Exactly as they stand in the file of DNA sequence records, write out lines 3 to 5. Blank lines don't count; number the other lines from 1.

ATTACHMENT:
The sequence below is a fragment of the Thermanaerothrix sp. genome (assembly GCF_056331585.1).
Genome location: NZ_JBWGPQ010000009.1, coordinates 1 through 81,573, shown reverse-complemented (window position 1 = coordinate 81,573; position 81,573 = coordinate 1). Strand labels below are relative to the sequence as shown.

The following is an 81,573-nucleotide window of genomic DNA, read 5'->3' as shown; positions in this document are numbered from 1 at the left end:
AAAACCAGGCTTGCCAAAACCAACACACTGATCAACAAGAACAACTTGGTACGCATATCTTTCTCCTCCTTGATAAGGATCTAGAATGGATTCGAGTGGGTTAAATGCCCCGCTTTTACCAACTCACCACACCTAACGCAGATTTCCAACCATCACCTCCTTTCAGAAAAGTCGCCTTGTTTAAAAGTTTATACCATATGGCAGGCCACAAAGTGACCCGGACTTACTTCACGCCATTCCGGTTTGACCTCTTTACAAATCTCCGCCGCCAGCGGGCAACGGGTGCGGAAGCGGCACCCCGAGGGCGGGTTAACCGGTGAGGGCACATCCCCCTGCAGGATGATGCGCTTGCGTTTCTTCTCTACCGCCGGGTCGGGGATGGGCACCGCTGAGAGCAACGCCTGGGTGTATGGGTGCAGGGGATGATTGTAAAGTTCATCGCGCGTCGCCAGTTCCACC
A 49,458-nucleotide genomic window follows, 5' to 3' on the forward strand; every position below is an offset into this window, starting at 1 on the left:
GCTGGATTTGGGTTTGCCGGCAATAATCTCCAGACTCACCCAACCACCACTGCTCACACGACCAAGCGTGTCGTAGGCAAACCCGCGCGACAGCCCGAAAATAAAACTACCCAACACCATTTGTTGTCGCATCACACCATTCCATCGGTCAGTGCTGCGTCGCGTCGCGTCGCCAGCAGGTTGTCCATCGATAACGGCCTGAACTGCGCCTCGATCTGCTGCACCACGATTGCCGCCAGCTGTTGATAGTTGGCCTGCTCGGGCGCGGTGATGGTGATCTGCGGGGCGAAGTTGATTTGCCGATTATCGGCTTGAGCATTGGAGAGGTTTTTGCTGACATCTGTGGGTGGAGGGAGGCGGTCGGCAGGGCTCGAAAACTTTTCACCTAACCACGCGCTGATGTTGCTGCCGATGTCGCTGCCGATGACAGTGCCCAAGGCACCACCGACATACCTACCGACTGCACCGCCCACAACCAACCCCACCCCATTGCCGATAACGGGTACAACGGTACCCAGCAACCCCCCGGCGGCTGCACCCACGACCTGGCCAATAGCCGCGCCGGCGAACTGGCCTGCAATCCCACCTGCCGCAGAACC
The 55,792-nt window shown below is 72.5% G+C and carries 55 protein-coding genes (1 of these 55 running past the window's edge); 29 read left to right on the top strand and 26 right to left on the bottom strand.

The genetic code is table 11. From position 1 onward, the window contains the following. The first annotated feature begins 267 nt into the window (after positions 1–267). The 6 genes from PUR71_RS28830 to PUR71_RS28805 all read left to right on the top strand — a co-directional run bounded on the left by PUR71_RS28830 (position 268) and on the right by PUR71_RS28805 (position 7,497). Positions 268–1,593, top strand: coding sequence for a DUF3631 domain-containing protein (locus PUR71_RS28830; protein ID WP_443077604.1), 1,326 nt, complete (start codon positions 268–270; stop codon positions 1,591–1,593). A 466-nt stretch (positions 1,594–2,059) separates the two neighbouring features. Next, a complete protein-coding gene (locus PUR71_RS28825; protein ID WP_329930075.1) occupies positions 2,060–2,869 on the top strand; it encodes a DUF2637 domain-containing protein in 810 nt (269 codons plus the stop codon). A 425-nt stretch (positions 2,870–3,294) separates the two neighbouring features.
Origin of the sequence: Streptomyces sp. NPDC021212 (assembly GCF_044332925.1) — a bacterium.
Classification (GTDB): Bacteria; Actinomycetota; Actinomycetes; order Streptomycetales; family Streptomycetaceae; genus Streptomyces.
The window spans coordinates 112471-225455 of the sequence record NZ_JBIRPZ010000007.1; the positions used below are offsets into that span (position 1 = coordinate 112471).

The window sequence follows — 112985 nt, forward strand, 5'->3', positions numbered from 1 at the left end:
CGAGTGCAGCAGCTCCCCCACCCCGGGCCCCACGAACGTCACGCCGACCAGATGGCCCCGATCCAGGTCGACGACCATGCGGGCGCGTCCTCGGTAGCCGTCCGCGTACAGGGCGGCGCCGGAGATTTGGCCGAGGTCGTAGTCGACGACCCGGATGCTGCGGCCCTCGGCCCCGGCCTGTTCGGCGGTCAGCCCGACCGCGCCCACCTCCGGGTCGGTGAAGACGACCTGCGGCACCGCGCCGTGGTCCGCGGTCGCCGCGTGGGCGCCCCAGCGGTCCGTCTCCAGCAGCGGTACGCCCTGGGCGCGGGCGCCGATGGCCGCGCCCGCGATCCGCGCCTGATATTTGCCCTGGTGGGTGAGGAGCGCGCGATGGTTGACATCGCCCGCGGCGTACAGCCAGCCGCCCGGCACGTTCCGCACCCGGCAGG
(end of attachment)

The following is an 81,573-nucleotide window of genomic DNA, read 5'->3' as shown; positions in this document are numbered from 1 at the left end:
AAAACCAGGCTTGCCAAAACCAACACACTGATCAACAAGAACAACTTGGTACGCATATCTTTCTCCTCCTTGATAAGGATCTAGAATGGATTCGAGTGGGTTAAATGCCCCGCTTTTACCAACTCACCACACCTAACGCAGATTTCCAACCATCACCTCCTTTCAGAAAAGTCGCCTTGTTTAAAAGTTTATACCATATGGCAGGCCACAAAGTGACCCGGACTTACTTCACGCCATTCCGGTTTGACCTCTTTACAAATCTCCGCCGCCAGCGGGCAACGGGTGCGGAAGCGGCACCCCGAGGGCGGGTTAACCGGTGAGGGCACATCCCCCTGCAGGATGATGCGCTTGCGTTTCTTCTCTACCGCCGGGTCGGGGATGGGCACCGCTGAGAGCAACGCCTGGGTGTATGGGTGCAGGGGATGATTGTAAAGTTCATCGCGCGTCGCCAGTTCCACC
A 49,458-nucleotide genomic window follows, 5' to 3' on the forward strand; every position below is an offset into this window, starting at 1 on the left: